Was the story meant as an oral history of the Dominican Republic?
The book is really not an oral history. The book is so much about writing and the power that writing has, both over individuals and in may ways over nations. I didn't see the book as, in any way, about the political, cultural history of the Dominican Republic. I thought that there was a lot of poloticial and cultural history of the Dominican Republic in the book, but essentially in my mind, there were darker and deeper things that I was interested in.

What did the publishers say about the footnotes?
I think that some of the people who saw it sort of got a sense of where I was at, and some people didn't get it at all. But in the end, you gotta go with your instincts. You got to go with what you think is right, and I went with what I thought was right. With the help of my current editor, I fought to have the foot notes and the foot notes stayed in and I think it was a very smart move on my part.

Out of all the characters, who was your favorite to write? Who did you fall in love with?
It's not a lie, I cant' imagine this family as pieces. This family was always one unit. That's really important. I think that I love the family as a whole. I couldn't imagine them as separate. They don't make sense as individuals. I would argue either the family or the mongoose. I'm a big fan of the mongoose.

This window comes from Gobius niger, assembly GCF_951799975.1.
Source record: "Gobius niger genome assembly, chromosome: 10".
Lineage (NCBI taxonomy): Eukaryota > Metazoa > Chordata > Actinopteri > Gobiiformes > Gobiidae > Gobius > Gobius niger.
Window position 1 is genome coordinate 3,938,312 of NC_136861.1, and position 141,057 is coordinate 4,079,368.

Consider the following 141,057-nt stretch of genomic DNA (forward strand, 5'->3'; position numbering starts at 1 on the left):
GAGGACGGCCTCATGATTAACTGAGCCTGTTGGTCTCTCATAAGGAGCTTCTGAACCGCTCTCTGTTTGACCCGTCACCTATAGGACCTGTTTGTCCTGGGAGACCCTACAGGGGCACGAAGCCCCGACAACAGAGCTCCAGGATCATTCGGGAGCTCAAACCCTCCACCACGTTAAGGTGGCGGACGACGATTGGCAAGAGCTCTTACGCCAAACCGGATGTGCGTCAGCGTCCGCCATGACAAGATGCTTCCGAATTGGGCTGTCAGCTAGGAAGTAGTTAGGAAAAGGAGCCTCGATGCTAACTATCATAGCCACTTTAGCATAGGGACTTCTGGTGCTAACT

Your collection of short stories, "Drown," got a lot of attention.
It is what it is. To be honest, I don't think I spent too much time thinking about those things. One of those things I know is when my novel came out, there were a lot of people who loved the first book and basically thought my novel was a failure. And there were a lot of people who fell in love with the novel and went back and read the short stories and did not like the short stories. In the end, a piece of work is a very unique thing. You never know how people are going to fall in love with it. You never do.

Any current projects.
Right now, I'm not really working on much. I'm trying to do the best I can to try and figure something new out. To be really honest with you, it has not been an easy haul. I'm trying to figure out something new. The best way to describe it is just trying to see what I can come up with.

Is it difficult trying to match expectations?
Not really. I think it's just trying to basically, in my mind, I'm trying to find something that's going to hold my attention for any length of time. That to me is more important than any of this. You just really trying something to hold your attention.

Maybe you could try to rewrite the screenplay for “Watchmen?”
I don't think I'd be that bored.